So, um, the actual rules?
Even if ICANN does somehow manage to agree a new Whois approach in the next month, the registries and registrars warned in their own letter this week that it is still going to take them months to put the relevant systems in place.
They point out, for example, that it's not clear whether ICANN wants them to apply the new rules to all domain registrants, or just to those that live in Europe. It will be faster for there to be a blanket rule but there is significant pressure within ICANN to retain the current system for non-European registrants.
ICANN's proposal that all email addresses be replaced with an anonymized version or a web contact form may help it become complaint with the law but, they warn, would still take up to four months to implement.
Other key issues include whether to give domain registrants an opt-in system to have their contact details displayed – which would take nine months to implement - and a centralized credentialing system for law enforcement and, potentially, intellectual property lawyers to bypass the controls and view full Whois information.
That credential system would likely take a year to fully implement – and that is after its design has been agreed on. It may take even longer if ICANN decides the best approach is to change the Extensible Provisioning Protocol (EPP) that is the industry standard way of sharing relevant information within the DNS.
That would be a good, long-term solution but would take 15 months to introduce – pushing it to August 2019. And, again, that assumes that ICANN reaches agreement on the approach to be taken by next month.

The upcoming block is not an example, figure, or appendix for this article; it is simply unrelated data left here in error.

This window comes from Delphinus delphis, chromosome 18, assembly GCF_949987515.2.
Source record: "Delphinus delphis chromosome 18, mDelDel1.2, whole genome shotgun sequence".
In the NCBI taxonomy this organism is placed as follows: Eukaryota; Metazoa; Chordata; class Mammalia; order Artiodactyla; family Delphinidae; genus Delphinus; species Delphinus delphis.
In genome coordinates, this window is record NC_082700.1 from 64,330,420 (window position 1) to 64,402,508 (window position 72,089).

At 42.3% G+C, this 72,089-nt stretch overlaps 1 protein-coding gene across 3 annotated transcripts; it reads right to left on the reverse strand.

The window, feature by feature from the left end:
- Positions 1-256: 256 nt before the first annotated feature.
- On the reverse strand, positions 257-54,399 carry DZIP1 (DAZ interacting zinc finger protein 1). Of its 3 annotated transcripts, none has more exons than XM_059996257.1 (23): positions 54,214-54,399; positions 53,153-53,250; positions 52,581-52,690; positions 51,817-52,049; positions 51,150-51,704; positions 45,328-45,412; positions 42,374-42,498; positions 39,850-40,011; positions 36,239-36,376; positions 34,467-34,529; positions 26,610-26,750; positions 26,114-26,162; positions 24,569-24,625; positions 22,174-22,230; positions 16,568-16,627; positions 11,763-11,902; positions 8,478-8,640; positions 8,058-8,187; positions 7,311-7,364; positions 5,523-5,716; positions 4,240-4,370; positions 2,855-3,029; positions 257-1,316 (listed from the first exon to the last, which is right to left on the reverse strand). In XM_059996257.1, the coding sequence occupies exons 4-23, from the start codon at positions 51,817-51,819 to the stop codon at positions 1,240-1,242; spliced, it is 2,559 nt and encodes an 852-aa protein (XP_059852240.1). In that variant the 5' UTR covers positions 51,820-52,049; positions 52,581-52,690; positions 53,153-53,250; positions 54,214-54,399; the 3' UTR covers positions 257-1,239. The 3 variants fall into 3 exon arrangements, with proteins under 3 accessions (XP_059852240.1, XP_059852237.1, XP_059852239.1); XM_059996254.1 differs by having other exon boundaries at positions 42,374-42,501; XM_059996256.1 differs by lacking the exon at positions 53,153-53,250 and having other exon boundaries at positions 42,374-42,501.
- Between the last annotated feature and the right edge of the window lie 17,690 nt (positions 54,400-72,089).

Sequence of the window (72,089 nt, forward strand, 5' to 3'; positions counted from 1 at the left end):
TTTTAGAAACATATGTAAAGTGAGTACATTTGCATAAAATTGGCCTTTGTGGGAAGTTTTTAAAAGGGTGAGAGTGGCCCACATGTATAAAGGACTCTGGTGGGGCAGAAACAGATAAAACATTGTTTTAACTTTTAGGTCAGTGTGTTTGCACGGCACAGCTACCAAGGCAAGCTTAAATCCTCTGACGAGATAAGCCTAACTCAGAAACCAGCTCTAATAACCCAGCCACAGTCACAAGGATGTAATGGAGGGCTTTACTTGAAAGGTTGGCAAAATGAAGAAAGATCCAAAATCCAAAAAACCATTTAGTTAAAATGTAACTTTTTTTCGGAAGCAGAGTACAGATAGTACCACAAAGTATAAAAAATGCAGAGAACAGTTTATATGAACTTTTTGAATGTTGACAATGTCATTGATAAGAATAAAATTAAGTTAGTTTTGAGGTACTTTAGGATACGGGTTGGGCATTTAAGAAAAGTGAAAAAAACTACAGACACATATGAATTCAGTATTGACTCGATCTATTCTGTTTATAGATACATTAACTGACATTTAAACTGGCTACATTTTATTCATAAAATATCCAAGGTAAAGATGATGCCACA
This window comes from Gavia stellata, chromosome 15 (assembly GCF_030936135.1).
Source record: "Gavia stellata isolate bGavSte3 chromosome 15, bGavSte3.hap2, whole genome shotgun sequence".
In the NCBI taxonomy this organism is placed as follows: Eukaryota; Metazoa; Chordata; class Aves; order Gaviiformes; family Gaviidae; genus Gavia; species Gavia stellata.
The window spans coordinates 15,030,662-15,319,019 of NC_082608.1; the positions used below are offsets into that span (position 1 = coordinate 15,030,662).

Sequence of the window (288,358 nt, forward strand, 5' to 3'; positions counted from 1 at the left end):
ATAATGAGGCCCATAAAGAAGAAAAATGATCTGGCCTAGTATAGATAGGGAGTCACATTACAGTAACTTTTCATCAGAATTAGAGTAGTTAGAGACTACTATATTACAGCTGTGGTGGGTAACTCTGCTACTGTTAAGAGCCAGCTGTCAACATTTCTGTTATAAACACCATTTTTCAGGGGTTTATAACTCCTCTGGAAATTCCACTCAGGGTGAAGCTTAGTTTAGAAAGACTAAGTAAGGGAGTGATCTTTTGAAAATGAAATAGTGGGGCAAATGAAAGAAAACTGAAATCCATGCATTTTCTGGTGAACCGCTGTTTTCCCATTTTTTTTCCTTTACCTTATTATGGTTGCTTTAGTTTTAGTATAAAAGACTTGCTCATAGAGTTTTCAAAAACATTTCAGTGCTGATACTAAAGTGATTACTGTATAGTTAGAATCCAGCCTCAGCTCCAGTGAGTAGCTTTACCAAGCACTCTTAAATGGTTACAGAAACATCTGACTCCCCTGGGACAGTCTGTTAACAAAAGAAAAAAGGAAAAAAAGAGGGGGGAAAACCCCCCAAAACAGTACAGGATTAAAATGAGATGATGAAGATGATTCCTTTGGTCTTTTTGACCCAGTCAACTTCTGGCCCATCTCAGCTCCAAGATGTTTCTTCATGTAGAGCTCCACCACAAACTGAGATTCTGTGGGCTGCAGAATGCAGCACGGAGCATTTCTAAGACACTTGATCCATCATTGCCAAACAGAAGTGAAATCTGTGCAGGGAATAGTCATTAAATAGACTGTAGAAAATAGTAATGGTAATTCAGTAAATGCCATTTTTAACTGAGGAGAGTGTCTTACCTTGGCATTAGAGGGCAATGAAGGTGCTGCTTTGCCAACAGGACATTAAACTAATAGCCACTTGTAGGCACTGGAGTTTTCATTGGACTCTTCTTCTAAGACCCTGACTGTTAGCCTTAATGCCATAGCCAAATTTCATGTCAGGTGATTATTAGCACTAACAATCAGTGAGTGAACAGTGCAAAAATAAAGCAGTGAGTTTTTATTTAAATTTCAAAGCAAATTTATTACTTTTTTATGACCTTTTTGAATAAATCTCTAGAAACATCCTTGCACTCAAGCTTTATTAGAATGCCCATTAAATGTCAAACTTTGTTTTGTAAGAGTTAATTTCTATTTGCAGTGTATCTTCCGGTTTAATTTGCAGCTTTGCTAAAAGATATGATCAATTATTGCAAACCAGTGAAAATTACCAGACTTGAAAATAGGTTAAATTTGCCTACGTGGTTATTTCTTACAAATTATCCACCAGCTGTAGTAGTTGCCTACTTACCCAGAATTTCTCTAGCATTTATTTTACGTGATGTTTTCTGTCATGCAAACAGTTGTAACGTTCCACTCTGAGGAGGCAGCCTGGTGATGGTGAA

All of which makes it abundantly clear that the domain name system is not going to be GDPR compliant by the deadline next month. Which begs the question: what then?
Free for all
No one is quite sure. ICANN has already made it plain that it will not enforce its current Whois contractual conditions until it has a new system in place (a fudge to prevent its contract from being torn up).
But what registrars and registries actually do may depend on whether European data protection agencies agree to give the DNS industry a special temporary exemption. Europe is unlikely to want to go that route or it will be flooded with similar requests from other industries. But at the same time, the US government has made it plain that it views the Whois service as a priority and has reportedly been pushing for such an exemption in governmental circles.
Whois? More like WHOWAS: Domain database on verge of collapse over EU privacyREAD MORE
If a special exemption is granted, then the status quo is likely to remain with an extended deadline – most likely one year. But if not, then it is all too probable that registrars and registries will take the least risky option and simply suspend their Whois service, cutting off law enforcement and IP lawyers from information about specific domain names.
So far only one of Europe's data protection authorities (Sweden [PDF]) has responded to ICANN's desperate plea, noting that the European Commission's Article 29 Working Party will consider its request and get back "in the next few weeks."
The same working party has been sending letters to ICANN warning it that its Whois service is not compliant with European law for at least six years – even before GDPR was passed (here's an example from 2013 [PDF]) - and has been repeatedly ignored by the organization, so it is unlikely to be in a very magnanimous mood.
In short, it is an absolute mess. And one that was entirely predictable and avoidable. ®